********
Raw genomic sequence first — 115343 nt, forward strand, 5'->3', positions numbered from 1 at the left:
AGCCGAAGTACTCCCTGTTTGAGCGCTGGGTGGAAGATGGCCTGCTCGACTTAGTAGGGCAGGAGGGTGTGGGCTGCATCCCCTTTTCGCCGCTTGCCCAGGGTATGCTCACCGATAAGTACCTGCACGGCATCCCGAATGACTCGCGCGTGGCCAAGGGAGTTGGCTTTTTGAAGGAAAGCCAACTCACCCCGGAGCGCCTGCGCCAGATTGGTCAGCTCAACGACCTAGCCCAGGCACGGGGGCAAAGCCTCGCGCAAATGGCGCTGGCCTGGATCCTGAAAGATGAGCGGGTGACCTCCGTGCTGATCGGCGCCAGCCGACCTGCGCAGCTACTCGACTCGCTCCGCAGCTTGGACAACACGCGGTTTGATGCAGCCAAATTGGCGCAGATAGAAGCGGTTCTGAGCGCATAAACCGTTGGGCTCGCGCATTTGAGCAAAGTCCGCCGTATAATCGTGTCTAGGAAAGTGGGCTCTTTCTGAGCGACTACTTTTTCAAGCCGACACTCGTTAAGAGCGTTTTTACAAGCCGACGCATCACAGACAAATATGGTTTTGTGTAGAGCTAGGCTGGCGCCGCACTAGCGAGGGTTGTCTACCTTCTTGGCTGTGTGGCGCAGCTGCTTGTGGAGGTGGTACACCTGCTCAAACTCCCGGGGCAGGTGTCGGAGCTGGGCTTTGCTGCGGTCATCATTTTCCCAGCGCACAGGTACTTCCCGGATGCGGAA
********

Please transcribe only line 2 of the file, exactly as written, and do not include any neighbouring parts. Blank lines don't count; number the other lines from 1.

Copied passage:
AGCCGAAGTACTCCCTGTTTGAGCGCTGGGTGGAAGATGGCCTGCTCGACTTAGTAGGGCAGGAGGGTGTGGGCTGCATCCCCTTTTCGCCGCTTGCCCAGGGTATGCTCACCGATAAGTACCTGCACGGCATCCCGAATGACTCGCGCGTGGCCAAGGGAGTTGGCTTTTTGAAGGAAAGCCAACTCACCCCGGAGCGCCTGCGCCAGATTGGTCAGCTCAACGACCTAGCCCAGGCACGGGGGCAAAGCCTCGCGCAAATGGCGCTGGCCTGGATCCTGAAAGATGAGCGGGTGACCTCCGTGCTGATCGGCGCCAGCCGACCTGCGCAGCTACTCGACTCGCTCCGCAGCTTGGACAACACGCGGTTTGATGCAGCCAAATTGGCGCAGATAGAAGCGGTTCTGAGCGCATAAACCGTTGGGCTCGCGCATTTGAGCAAAGTCCGCCGTATAATCGTGTCTAGGAAAGTGGGCTCTTTCTGAGCGACTACTTTTTCAAGCCGACACTCGTTAAGAGCGTTTTTACAAGCCGACGCATCACAGACAAATATGGTTTTGTGTAGAGCTAGGCTGGCGCCGCACTAGCGAGGGTTGTCTACCTTCTTGGCTGTGTGGCGCAGCTGCTTGTGGAGGTGGTACACCTGCTCAAACTCCCGGGGCAGGTGTCGGAGCTGGGCTTTGCTGCGGTCATCATTTTCCCAGCGCACAGGTACTTCCCGGATGCGGAA